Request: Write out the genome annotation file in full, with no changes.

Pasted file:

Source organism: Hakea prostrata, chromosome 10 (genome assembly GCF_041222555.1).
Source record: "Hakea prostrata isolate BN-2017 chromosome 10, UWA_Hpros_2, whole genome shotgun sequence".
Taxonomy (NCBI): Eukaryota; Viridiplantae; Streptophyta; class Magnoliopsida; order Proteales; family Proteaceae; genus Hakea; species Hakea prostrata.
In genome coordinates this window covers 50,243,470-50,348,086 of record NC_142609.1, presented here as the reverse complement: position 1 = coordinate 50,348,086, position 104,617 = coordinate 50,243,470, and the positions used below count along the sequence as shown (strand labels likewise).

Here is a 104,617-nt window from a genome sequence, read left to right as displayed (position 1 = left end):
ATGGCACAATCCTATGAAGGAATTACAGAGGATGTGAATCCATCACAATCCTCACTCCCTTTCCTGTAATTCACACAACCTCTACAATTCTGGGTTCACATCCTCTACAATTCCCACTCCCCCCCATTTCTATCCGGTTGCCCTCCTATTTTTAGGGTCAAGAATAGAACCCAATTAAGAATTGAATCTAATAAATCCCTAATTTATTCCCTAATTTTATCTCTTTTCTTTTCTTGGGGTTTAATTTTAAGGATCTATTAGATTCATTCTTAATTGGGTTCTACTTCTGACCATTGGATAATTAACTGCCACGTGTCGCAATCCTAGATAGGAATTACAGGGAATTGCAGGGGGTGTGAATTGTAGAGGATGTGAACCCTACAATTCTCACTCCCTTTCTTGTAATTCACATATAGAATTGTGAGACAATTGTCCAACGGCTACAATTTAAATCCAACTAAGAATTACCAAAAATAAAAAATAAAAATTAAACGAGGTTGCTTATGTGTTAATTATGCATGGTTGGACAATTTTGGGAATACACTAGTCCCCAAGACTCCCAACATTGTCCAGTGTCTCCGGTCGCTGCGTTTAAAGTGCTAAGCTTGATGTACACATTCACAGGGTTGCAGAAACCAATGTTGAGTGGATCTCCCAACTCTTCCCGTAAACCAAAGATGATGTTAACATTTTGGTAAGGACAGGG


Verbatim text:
Source organism: Hakea prostrata, chromosome 10 (genome assembly GCF_041222555.1).
Source record: "Hakea prostrata isolate BN-2017 chromosome 10, UWA_Hpros_2, whole genome shotgun sequence".
Taxonomy (NCBI): Eukaryota; Viridiplantae; Streptophyta; class Magnoliopsida; order Proteales; family Proteaceae; genus Hakea; species Hakea prostrata.
In genome coordinates this window covers 50,243,470-50,348,086 of record NC_142609.1, presented here as the reverse complement: position 1 = coordinate 50,348,086, position 104,617 = coordinate 50,243,470, and the positions used below count along the sequence as shown (strand labels likewise).

Here is a 104,617-nt window from a genome sequence, read left to right as displayed (position 1 = left end):
ATGGCACAATCCTATGAAGGAATTACAGAGGATGTGAATCCATCACAATCCTCACTCCCTTTCCTGTAATTCACACAACCTCTACAATTCTGGGTTCACATCCTCTACAATTCCCACTCCCCCCCATTTCTATCCGGTTGCCCTCCTATTTTTAGGGTCAAGAATAGAACCCAATTAAGAATTGAATCTAATAAATCCCTAATTTATTCCCTAATTTTATCTCTTTTCTTTTCTTGGGGTTTAATTTTAAGGATCTATTAGATTCATTCTTAATTGGGTTCTACTTCTGACCATTGGATAATTAACTGCCACGTGTCGCAATCCTAGATAGGAATTACAGGGAATTGCAGGGGGTGTGAATTGTAGAGGATGTGAACCCTACAATTCTCACTCCCTTTCTTGTAATTCACATATAGAATTGTGAGACAATTGTCCAACGGCTACAATTTAAATCCAACTAAGAATTACCAAAAATAAAAAATAAAAATTAAACGAGGTTGCTTATGTGTTAATTATGCATGGTTGGACAATTTTGGGAATACACTAGTCCCCAAGACTCCCAACATTGTCCAGTGTCTCCGGTCGCTGCGTTTAAAGTGCTAAGCTTGATGTACACATTCACAGGGTTGCAGAAACCAATGTTGAGTGGATCTCCCAACTCTTCCCGTAAACCAAAGATGATGTTAACATTTTGGTAAGGACAGGG